By Tyler Aberle
It is now Thursday and what could be seen as the most pivotal day of the year has passed. Tuesday, November 8th, marked the day of our presidential election that has been plaguing the media for the past year and a half. It has come and gone, like any other normal 24 hour span of time, but this whole election was far from normal. From supporting candidates because of character rather than policy, split ticket voting, childish repulsion for opposing parties, and the media playing maybe the biggest role they ever have, this election will be one that is written in history books for time to come. A few key factors this election will be set apart from those of the past:
Character Over Policy
This factor may not be the first time it has been seen, but the sheer magnitude that it has played in the election of 2016 is one that will be remembered. Words like misogynistic, racist, crooked, lying, and stupid are ones that have become popular when identifying certain candidates. Whoever you let those identify, many voters feel passionate about the candidate they are opposing and say they lost their vote due to their lack of character. This is regardless of the policy that the candidate holds, which leads directly into the “Anyone But..” voter that has become so prevalent. This is also leads to the explanation for the split ticket voters that stay true to their party in elections, except for the presidential vote.
The “Anyone But…” Voter
The “Anyone But..” voter is a voter that will vote for a different candidate, even if they don’t agree/like them, just so that they can do their part in making sure a certain candidate does not attain the power of the presidency. It is literally picking the lesser of two evils, which is why many people are becoming disgusted with the two party system that has developed in the great nation of the USA. But hey, sometimes you have to give a little when the time matters as much as this.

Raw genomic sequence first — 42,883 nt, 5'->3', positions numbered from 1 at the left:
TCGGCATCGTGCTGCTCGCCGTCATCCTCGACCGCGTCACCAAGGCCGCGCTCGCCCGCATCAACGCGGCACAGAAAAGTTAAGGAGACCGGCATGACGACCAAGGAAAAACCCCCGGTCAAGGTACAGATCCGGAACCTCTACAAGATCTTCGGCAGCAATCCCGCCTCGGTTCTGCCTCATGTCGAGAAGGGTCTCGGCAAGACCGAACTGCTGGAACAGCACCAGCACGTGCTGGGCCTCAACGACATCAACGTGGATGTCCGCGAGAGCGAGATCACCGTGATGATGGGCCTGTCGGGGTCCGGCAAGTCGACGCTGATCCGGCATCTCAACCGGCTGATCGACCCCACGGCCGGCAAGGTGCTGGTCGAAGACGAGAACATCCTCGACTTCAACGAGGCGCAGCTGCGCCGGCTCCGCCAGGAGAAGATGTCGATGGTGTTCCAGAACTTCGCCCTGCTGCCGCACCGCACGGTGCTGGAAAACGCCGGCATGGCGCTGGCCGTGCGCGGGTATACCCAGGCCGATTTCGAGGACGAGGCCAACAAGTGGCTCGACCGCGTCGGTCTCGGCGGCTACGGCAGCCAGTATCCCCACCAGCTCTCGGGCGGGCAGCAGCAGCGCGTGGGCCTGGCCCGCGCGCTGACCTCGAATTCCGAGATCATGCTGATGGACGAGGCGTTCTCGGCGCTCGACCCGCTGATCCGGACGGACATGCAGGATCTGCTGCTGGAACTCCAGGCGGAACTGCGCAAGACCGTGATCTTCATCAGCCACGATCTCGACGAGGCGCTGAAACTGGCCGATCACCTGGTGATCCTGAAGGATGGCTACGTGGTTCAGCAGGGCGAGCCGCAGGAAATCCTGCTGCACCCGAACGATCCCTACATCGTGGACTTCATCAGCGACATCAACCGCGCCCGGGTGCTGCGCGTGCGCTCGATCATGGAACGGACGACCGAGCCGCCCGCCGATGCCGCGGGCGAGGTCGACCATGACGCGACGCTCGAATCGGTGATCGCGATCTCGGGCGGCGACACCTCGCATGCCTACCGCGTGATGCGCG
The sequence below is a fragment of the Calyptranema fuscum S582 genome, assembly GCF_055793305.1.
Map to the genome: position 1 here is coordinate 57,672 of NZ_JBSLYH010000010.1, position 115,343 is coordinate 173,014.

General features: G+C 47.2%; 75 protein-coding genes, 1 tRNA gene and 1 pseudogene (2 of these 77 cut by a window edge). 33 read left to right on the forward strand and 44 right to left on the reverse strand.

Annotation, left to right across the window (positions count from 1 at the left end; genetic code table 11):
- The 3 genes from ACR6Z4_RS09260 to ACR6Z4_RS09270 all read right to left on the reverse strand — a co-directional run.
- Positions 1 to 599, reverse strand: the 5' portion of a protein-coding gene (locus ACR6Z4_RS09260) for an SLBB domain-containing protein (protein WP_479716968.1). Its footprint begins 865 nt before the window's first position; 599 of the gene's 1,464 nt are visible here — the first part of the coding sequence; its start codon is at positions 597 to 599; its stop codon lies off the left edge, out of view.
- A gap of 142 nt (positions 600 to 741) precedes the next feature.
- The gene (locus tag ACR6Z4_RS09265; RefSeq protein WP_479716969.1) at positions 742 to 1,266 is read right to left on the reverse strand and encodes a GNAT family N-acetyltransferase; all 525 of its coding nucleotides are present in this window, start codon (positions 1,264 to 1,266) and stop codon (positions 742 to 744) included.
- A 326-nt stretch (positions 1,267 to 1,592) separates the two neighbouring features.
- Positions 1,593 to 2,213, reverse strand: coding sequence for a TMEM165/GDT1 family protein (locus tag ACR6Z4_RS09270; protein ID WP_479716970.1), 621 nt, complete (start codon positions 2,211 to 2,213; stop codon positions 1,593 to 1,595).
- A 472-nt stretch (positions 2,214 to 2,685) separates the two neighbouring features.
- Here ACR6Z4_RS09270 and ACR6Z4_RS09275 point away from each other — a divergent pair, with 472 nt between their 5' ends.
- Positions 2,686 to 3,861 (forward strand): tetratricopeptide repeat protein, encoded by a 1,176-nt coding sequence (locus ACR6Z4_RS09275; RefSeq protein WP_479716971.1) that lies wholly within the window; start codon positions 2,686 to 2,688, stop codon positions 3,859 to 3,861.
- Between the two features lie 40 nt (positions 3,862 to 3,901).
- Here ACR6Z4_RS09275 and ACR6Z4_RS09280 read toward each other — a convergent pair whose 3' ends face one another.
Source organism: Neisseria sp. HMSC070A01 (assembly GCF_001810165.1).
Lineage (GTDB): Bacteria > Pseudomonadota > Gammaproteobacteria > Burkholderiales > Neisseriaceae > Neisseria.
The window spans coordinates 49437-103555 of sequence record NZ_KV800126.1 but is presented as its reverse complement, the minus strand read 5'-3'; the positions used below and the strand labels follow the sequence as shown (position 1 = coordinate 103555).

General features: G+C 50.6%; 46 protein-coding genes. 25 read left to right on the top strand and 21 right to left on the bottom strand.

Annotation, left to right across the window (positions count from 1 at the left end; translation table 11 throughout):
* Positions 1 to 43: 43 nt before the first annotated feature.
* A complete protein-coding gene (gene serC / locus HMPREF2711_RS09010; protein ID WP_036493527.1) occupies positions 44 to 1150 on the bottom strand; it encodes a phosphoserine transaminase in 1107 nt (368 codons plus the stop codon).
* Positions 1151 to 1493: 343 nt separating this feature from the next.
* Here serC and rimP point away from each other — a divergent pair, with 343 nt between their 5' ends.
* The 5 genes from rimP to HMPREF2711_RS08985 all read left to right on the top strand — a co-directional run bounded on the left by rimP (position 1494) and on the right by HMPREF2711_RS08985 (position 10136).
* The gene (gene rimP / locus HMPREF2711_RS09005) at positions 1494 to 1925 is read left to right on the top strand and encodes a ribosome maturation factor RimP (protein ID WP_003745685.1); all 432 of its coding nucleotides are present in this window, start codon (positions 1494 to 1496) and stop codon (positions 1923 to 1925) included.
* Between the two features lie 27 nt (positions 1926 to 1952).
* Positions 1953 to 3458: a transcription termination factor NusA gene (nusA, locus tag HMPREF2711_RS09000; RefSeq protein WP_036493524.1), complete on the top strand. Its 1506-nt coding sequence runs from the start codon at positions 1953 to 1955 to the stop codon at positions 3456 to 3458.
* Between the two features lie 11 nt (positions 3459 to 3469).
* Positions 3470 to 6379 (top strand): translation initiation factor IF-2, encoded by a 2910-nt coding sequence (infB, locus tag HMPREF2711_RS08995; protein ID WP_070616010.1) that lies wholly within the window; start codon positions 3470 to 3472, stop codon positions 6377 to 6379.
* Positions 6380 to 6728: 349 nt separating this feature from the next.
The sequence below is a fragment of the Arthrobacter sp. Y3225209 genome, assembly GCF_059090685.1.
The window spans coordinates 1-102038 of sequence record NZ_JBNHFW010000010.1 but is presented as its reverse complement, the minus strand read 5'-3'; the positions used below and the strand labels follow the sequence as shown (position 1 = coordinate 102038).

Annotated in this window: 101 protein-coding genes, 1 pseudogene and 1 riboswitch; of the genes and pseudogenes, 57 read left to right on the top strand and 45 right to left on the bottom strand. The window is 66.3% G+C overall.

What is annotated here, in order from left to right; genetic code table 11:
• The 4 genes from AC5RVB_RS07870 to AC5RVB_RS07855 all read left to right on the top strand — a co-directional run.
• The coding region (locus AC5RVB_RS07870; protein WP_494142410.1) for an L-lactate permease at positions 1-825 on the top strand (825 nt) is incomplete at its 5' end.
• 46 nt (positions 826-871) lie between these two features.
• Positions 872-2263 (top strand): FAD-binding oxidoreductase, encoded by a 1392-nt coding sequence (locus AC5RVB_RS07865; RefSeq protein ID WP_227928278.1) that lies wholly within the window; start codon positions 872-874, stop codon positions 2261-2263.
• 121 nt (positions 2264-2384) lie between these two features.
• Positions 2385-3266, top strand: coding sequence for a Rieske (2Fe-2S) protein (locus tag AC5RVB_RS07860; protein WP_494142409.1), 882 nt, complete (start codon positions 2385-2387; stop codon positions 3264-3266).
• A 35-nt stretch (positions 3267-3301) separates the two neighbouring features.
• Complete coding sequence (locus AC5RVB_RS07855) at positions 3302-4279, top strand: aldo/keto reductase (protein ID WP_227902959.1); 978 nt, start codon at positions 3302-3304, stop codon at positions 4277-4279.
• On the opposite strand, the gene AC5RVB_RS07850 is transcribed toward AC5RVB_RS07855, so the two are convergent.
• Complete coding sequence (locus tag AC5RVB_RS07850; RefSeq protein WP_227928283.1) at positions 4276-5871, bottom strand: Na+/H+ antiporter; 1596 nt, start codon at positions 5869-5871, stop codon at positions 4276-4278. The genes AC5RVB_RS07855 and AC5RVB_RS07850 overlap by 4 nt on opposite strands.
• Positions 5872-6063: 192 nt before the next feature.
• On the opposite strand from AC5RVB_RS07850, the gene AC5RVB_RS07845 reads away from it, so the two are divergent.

From painting Donald Trump early in the election as his desired unapologetic rock star persona to the inundation of Hillary’s ads exposing the past, and character, of “the Don” himself, the media has been seemingly unfiltered in their positions towards each candidate. This feeling has been felt stronger than ever, and maybe even rightfully so. The media was able to facilitate the creation of a bandwagon support system that led Donald Trump to winning the primary and getting his name on another monument (as if buildings and resorts weren’t enough), the Republican nominee on the presidential ticket. The leakage of past news encounters (Mr. Trump) and chats with big business executives (Secretary Clinton) that have surfaced, played a key role, and hit the hearts of many voters in the election are like none that have been noticed before in candidates.